Philippine tropical cyclones

Typhoon Ulysses leaving land, but rain to persist

Acor Arceo
Typhoon Ulysses leaving land, but rain to persist

Satellite image of Typhoon Ulysses (Vamco) as of November 12, 2020, 8 am.

Image from NOAA

Typhoon Ulysses (Vamco) is heading for the West Philippine Sea early Thursday morning, November 12, but rainfall warnings and tropical cyclone wind signals remain in place

Typhoon Ulysses (Vamco) was leaving Luzon landmass through the province of Zambales early Thursday morning, November 12, but the state weather bureau warned that rain would still continue throughout the day.

In a bulletin released past 8 am on Thursday, the Philippine Atmospheric, Geophysical, and Astronomical Services Administration (PAGASA) said Ulysses was already in the vicinity of Cabangan, Zambales.

It slightly accelerated again, now moving west northwest toward the West Philippine Sea at 30 kilometers per hour (km/h).

As projected, Ulysses weakened while crossing Central Luzon due to its interaction with the Sierra Madre and Zambales mountain ranges, though it remains a typhoon. Its maximum sustained winds decreased from 155 km/h to 130 km/h, and its gustiness also went down from 255 km/h to 215 km/h.

But PAGASA also said Ulysses may slightly reintensify over the West Philippine Sea. (READ: FAST FACTS: Tropical cyclones, rainfall advisories)

Below is the state weather bureau’s latest rainfall outlook as of 8 am on Thursday.

Until Thursday afternoon, November 12

Heavy to intense rain, with at times torrential rain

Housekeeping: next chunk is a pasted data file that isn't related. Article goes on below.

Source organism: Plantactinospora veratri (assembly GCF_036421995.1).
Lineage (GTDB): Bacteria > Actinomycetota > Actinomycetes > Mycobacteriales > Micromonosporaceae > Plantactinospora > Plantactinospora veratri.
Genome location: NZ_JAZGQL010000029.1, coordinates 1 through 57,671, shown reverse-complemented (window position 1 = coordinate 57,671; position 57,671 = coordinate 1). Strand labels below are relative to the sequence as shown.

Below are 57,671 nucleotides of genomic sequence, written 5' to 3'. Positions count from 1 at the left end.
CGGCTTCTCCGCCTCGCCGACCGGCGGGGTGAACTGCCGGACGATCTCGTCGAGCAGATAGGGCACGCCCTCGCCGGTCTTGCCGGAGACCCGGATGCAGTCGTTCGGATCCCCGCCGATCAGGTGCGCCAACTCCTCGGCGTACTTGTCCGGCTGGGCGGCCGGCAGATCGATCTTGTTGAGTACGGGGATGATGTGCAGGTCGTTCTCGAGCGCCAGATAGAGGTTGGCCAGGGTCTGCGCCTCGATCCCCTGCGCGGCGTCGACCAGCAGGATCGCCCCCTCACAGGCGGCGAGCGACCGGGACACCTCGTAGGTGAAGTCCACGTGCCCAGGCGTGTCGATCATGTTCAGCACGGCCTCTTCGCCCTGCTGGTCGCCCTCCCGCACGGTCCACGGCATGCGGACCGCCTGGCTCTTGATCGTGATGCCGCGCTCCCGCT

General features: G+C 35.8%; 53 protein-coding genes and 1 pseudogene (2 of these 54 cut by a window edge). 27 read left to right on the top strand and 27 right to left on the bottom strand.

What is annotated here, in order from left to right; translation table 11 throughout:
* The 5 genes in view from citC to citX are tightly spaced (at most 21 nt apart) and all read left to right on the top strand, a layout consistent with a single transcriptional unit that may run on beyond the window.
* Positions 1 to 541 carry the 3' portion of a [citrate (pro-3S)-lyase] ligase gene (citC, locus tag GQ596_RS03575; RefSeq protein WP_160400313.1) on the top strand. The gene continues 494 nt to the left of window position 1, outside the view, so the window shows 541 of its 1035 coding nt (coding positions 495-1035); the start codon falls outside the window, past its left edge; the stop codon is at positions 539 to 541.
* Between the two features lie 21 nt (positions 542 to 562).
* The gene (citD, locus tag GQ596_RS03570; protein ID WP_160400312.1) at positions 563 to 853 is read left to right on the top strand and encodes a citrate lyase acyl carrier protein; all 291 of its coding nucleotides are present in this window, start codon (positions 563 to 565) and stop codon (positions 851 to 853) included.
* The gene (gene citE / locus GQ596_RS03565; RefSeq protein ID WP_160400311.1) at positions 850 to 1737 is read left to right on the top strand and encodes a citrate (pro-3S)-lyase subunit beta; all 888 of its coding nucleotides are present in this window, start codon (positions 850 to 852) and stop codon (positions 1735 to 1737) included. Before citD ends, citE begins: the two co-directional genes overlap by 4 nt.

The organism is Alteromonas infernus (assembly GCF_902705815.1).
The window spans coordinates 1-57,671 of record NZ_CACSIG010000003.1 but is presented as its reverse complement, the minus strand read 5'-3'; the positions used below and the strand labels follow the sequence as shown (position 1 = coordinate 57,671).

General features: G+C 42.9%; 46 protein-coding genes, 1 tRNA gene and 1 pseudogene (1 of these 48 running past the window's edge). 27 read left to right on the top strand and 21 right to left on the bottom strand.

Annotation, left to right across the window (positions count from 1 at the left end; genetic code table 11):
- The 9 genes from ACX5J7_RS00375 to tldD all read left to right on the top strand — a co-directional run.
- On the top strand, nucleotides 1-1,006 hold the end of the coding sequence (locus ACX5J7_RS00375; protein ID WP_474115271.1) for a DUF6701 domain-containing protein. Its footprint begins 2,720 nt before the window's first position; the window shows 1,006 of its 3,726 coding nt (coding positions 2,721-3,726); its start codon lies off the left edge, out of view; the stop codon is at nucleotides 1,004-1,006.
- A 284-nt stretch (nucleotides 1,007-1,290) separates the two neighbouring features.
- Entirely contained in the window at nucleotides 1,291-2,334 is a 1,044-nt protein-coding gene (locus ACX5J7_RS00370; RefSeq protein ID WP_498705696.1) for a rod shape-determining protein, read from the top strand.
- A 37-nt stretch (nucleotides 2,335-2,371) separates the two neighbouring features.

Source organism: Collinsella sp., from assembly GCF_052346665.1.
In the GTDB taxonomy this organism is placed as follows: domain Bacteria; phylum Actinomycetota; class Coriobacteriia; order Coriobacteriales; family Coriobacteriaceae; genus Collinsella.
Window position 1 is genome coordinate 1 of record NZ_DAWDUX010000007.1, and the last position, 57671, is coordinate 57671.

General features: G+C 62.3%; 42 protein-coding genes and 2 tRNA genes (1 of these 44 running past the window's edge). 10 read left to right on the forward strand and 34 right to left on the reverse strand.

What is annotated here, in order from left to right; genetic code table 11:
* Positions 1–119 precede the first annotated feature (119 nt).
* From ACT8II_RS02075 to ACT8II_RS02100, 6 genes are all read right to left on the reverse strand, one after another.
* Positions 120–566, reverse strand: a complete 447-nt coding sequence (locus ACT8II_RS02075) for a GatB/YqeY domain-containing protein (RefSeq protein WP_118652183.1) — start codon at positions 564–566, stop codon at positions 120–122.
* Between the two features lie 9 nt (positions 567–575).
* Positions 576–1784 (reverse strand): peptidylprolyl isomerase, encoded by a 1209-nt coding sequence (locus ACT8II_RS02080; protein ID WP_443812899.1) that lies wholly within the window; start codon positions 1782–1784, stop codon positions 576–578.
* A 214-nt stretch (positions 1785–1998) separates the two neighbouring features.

• Metro Manila
  • Calabarzon
  • Central Luzon
Moderate to heavy rain, with at times intense rain
  • Cordillera Administrative Region
  • mainland Cagayan Valley
  • Babuyan Islands
  • Pangasinan
  • Marinduque
  • northern part of Occidental Mindoro including Lubang Island
  • northern part of Oriental Mindoro
Light to moderate rain, with at times heavy rain
  • rest of Luzon
  • Visayas

Between Thursday afternoon and evening, November 12

Moderate to heavy rain
  • Cordillera Administrative Region
  • eastern part of Cagayan
  • eastern part of Isabela
  • Zambales
  • Bataan
  • Aurora
  • Metro Manila
  • Cavite
  • western part of Batangas
  • northern part of Occidental Mindoro including Lubang Island
Light to moderate rain, with at times heavy rain
  • rest of Luzon
  • Western Visayas

Tropical cyclone wind signals are still up as well, a warning to the public that fierce winds will continue. Here is the list as of 8 am:

Signal No. 3 (destructive typhoon-force winds)
  • northern part of Cavite (Naic, Tanza, Ternate, Maragondon, Rosario, Noveleta, Cavite City, Kawit, Bacoor, Imus, General Trias, Trece Martires City, Dasmariñas)
  • Metro Manila
  • western part of Bulacan (San Miguel, San Ildefonso, San Rafael, Angat, Santa Maria, Marilao, Meycauayan City, Obando, Bulacan, Bocaue, Pandi, Bustos, Baliuag, Plaridel, Balagtas, Guiguinto, Malolos City, Paombong, Hagonoy, Calumpit, Pulilan)
  • western part of Nueva Ecija (Gapan City, Peñaranda, Santa Rosa, Cabanatuan City, General Mamerto Natividad, Llanera, San Jose City, Lupao, Cabiao, San Isidro, San Leonardo, Jaen, San Antonio, Zaragoza, Aliaga, Talavera, Licab, Quezon, Santo Domingo, Guimba, Muñoz City, Talugtug, Cuyapo, Nampicuan)
  • Pampanga
  • Tarlac
  • Bataan
  • Zambales
  • Pangasinan
Signal No. 2 (damaging gale- to storm-force winds)
  • central and southern parts of Isabela (Mallig, Quirino, Ilagan, Roxas, Burgos, Gamu, Palanan, San Mariano, Dinapigue, San Guillermo, Benito Soliven, Naguilian, Reina Mercedes, Luna, San Manuel, Aurora, Cabatuan, Cauayan City, San Mateo, Alicia, Angadanan, Echague, Jones, San Agustin, San Isidro, Ramon, Santiago City, Cordon)
  • Quirino
  • Nueva Vizcaya
  • Mountain Province
  • Ifugao
  • Benguet
  • southern part of Ilocos Sur (Cervantes, Quirino, San Emilio, Lidlidda, Santiago, Banayoyo, Candon City, Galimuyod, Gregorio Del Pilar, Salcedo, Santa Lucia, Santa Cruz, Sigay, Suyo, Tagudin, Alilem, Sugpon)
  • La Union
  • Aurora
  • rest of Nueva Ecija
  • rest of Bulacan
  • northern and central part of Quezon (San Antonio, Tiaong, Dolores, Candelaria, Sariaya, Lucban, Tayabas City, Lucena City, Pagbilao, Perez, Alabat, Atimonan, Padre Burgos, Agdangan, Plaridel, Mauban, Sampaloc, Real, General Nakar, Infanta) including Polillo Island